Schools in the Washington district decided to install metal detectors in 1991 after one pupils stabbed another one.
No other school system in the region has embraced the technology, even as metal detectors have multiplied in courthouses, museums and other public buildings across the region over the past two decades.
Many school officials view metal detectors as costly, impractical and fallible. To suburban parents, they conjure up images of armed camps.
Other safety measures have proliferated in this decade, an initiative fed by fears of terrorism, the 2002 sniper attacks and several other school shootings. Security cameras, school-based police officers and locked entryways all are far more common now than a decade ago, according to the latest Justice Department findings on secondary school security, released in 2007.
Metal detectors appeared in urban high schools in the 1980s as a response to rising gang violence. The devices were common in New York, Detroit and other large cities when the D.C. school board embraced them 17 years ago, after a pair of stabbings at middle schools. Now they are in every D.C. middle and high school, along with X-ray machines, added in 1998 to scan book bags, coats and purses.
D.C. school officials say the detectors are a proven deterrent. They note that no firearm has been discovered inside a District school this academic year.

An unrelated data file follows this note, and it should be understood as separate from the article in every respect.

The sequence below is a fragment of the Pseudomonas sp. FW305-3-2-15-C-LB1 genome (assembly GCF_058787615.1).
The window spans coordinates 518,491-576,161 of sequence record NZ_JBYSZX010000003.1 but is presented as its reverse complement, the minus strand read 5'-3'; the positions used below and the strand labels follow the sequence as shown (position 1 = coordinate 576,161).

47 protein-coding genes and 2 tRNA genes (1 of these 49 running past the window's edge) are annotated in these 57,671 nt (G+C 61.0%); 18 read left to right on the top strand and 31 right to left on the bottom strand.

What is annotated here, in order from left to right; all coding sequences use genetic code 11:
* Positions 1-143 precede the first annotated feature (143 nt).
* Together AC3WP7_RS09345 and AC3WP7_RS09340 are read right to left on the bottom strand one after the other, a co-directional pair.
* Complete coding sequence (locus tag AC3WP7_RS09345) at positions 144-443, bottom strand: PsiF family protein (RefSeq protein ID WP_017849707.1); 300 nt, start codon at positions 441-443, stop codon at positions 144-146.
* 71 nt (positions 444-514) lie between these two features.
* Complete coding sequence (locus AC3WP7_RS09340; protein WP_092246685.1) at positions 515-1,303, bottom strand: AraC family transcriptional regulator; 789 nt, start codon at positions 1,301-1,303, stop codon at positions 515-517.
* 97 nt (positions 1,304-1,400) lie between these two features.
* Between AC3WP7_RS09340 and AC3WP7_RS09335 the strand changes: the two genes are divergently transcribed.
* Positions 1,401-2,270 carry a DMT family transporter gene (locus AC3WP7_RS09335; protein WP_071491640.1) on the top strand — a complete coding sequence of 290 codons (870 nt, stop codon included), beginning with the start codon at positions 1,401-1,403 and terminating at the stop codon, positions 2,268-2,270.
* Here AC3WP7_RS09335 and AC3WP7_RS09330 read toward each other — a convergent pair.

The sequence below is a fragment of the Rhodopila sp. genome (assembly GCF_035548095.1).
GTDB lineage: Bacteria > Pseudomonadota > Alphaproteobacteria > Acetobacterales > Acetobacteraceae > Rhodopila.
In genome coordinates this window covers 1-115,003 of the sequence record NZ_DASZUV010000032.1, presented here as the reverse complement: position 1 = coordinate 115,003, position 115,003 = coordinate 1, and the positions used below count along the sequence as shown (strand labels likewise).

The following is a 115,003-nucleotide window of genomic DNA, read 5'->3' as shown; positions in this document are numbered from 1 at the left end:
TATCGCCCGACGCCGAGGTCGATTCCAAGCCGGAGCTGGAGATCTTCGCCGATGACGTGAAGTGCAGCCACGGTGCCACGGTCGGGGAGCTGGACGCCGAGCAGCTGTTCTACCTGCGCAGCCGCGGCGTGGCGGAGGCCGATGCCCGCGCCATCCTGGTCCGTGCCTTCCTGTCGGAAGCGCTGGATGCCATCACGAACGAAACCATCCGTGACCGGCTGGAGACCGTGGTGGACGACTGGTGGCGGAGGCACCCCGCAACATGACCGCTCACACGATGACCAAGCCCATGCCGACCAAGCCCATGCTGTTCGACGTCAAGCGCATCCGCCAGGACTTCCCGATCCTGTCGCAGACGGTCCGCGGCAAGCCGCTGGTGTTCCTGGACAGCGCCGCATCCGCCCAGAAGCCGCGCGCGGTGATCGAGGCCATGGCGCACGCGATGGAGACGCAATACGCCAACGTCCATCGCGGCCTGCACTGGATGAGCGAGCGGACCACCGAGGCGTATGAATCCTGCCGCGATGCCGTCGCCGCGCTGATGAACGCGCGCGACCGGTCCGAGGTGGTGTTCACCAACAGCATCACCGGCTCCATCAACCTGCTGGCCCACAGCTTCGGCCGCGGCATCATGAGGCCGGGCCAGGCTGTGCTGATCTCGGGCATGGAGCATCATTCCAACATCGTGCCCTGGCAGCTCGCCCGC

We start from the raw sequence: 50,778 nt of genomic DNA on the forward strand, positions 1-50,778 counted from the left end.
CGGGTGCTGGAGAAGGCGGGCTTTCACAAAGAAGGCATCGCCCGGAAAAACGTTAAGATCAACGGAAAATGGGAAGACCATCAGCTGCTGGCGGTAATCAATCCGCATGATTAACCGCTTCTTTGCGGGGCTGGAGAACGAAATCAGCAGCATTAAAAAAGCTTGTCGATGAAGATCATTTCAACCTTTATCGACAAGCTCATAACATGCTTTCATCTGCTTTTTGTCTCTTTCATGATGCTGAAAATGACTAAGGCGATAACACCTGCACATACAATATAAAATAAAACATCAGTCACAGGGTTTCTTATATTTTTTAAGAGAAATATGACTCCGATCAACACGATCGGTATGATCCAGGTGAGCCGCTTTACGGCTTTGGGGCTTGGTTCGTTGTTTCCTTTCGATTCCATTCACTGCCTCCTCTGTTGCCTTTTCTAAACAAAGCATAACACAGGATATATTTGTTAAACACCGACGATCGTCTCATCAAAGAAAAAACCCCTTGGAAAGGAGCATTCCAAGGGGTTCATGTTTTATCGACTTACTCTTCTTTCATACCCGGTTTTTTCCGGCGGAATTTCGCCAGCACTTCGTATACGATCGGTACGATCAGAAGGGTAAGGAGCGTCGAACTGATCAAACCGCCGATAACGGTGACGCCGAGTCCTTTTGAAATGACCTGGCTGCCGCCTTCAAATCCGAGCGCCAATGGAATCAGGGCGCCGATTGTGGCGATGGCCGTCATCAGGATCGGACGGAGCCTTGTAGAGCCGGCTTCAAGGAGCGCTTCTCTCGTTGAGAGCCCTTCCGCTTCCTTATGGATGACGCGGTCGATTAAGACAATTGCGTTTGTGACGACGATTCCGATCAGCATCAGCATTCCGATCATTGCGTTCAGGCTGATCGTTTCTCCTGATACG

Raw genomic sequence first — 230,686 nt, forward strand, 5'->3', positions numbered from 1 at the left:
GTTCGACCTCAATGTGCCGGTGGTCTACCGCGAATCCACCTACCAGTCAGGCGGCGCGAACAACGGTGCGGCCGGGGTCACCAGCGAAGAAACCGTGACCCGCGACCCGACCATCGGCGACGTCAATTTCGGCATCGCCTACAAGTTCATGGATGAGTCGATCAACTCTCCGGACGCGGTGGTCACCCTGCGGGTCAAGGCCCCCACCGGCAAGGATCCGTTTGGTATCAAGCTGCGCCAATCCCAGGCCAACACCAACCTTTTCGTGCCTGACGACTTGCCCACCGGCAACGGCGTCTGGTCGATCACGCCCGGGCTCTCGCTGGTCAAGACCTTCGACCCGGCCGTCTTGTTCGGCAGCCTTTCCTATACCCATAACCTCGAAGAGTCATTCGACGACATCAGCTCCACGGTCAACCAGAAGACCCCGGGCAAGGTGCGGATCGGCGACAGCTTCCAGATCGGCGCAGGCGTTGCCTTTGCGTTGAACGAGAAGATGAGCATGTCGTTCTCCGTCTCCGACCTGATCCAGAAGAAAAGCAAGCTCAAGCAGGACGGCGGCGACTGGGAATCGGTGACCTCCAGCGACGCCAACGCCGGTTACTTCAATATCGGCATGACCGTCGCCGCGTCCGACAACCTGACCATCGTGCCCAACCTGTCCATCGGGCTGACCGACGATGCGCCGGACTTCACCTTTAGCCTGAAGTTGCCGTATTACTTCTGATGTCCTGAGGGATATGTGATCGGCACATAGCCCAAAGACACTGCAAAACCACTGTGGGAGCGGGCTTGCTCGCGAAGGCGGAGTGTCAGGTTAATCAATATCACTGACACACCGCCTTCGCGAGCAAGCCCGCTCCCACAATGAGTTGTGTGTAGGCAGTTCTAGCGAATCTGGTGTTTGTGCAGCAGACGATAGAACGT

The trend toward metal detectors never spread much beyond a core group of urban schools, however. Nationwide, the share of secondary school students who walk through metal detectors at school has increased only slightly, from 9 percent in 1999 to 11 percent in 2005, according to the Justice Department.
The argument against metal detectors in schools starts with the bottleneck they can create at the front entrance, which might have to accommodate 2,000 students in 15 minutes. Then there’s the matter of staffing the machine over the course of the school day.
Suburban school officials are quick to point out that metal detectors have not completely stemmed the flow of weapons into D.C. schools. In February 2004, James Richardson, 17, was shot and killed near the cafeteria of Ballou Senior High School, a campus equipped with both metal detectors and X-ray machines. The shooter sneaked the gun in through a side door.
Metal detectors have yielded both success and failure. In February 2004, a D.C. police officer caught two students who were trying to sneak guns into Wilson High School after they were seen conspicuously avoiding the metal detector. But in September 2003, twin brothers were arrested only after they had brought a loaded handgun into the Dunbar High School cafeteria, apparently smuggling it in through a side door.
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